Estate planning does require a person to face some uncomfortable inevitabilities and can be tedious, so it is understandable that many procrastinate on this important undertaking. However, waiting too long to think about estate planning may mean that very personal decisions regarding your property, heirs, and even your medical care could be left up to others. 

Why You Need an Estate Plan Even If You Are Young and in Good Health

Anyone who drives a car on public roads must have auto insurance according to Illinois law. However, it is safe to assume that many people would have auto insurance even if it was not required by law. They know that car accidents happen across the country every day and that it is better to be safe than sorry. Generally, people understand how insurance protects them much better than how estate planning protects them. However, the two concepts are not entirely different.

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Lombard estate planning lawyersEvery person deserves to have control over the medical care they receive, including that which is provided at or near the end of their lives. Advance medical directives, such as a living will, give you the power to make certain decisions about your end-of-life care in advance, taking into account the possibility that you may not be able to make such decisions if and when they are necessary. Unfortunately, many advance medical directives are open to interpretation which could result in a decreased quality of life and unneeded suffering. There are some things you can do, however, to ensure that medical care is provided in accordance with your wishes, regardless of your condition at the time care is needed.

Death-Delaying Procedures

A living will is used primarily to specify the types of death-delaying procedures that you wish to be provided if you are ever diagnosed with a terminal condition and are unable to make care decisions for yourself. Death-delaying procedures refer to treatments and care that are postponing death in situations where healing or curing the condition is not possible. Such procedures include blood transfusions, artificial respiration, dialysis, and intravenous feeding or medications.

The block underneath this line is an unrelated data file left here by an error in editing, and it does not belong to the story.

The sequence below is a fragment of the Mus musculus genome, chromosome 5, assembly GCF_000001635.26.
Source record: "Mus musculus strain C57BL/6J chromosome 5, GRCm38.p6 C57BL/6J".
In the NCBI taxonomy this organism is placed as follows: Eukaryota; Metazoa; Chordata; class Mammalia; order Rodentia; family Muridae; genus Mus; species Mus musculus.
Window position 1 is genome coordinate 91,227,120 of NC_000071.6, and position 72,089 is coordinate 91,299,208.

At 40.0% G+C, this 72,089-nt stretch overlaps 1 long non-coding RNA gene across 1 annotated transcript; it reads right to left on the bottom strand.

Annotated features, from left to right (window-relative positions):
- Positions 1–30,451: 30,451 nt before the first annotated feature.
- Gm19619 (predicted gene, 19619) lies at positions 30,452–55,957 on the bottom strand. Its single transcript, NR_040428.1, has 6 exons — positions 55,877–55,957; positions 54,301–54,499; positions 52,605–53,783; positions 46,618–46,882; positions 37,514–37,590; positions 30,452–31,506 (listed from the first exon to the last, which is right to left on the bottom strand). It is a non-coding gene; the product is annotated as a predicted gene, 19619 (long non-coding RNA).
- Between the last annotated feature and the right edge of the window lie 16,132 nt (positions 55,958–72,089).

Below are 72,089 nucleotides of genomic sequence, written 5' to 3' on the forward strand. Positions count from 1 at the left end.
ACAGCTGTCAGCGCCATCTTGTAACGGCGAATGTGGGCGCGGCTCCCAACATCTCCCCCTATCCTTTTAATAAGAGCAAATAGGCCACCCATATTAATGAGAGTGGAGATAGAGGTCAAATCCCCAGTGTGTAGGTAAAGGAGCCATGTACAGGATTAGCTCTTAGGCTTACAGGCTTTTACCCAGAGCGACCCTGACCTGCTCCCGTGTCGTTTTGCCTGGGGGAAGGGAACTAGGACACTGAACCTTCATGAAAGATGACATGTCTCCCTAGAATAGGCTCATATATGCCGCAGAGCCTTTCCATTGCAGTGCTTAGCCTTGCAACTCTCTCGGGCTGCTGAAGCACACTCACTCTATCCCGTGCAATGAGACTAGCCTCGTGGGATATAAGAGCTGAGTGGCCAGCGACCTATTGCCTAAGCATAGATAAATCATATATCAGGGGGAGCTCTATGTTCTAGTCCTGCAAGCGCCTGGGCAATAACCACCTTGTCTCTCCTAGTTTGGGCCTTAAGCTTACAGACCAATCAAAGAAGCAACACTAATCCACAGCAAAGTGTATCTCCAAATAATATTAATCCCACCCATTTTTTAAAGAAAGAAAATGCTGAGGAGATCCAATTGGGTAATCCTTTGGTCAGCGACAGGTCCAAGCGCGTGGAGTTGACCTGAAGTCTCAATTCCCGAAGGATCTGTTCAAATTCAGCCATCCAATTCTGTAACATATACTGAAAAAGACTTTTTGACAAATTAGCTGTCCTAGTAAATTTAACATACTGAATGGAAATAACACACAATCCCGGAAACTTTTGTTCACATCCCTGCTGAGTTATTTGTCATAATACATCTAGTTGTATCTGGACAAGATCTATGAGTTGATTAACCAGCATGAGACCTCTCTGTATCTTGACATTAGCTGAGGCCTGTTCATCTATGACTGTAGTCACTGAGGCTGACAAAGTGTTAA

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Lombard estate planning attorneys“It’s what he would have wanted.”

We have all heard this phrase used by surviving family members of a recently deceased person as a justification for taking certain actions. Too often, we say such things to make ourselves feel better about the decisions we are making on behalf of the decedent, rather than knowing for sure that what we are doing is what he or she actually wanted. Unfortunately, many families are left to figure out what their loved would have wanted because that loved one never wrote down his or her wishes as a part of an estate plan. This is especially common regarding funeral arrangements as the thought of making such decisions can be extremely difficult.

Save Your Family the Trouble

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Posted on in Estate Planning

Lombard estate planning attorneyIt is understandable that many people are put off by the idea of sitting down and creating a will. Doing so requires a person to face the reality that he or she will not live forever. While this is something that we all know, it is often much easier to avoid confronting the idea in a direct way. Perhaps that is why as many as 60 percent of American adults have yet to draft a will or other elements of an estate plan. You should know, however, that by taking the time to write up your will, you could save your surviving family members a great deal of stress, aggravation, and money down the road.

At the risk of sounding cliché, the right time to draft a will is now. Every adult should have a written plan for what will happen to his or her property—no matter how simple or modest the estate may be—upon his or her death. That being said, there are certain events in a person’s life that should prompt him or her to think about the future and draft a will. If you already have a will, these same events should encourage you to review your will to make sure that it is up to date.

Obtaining New Property and Changes in a Financial Situation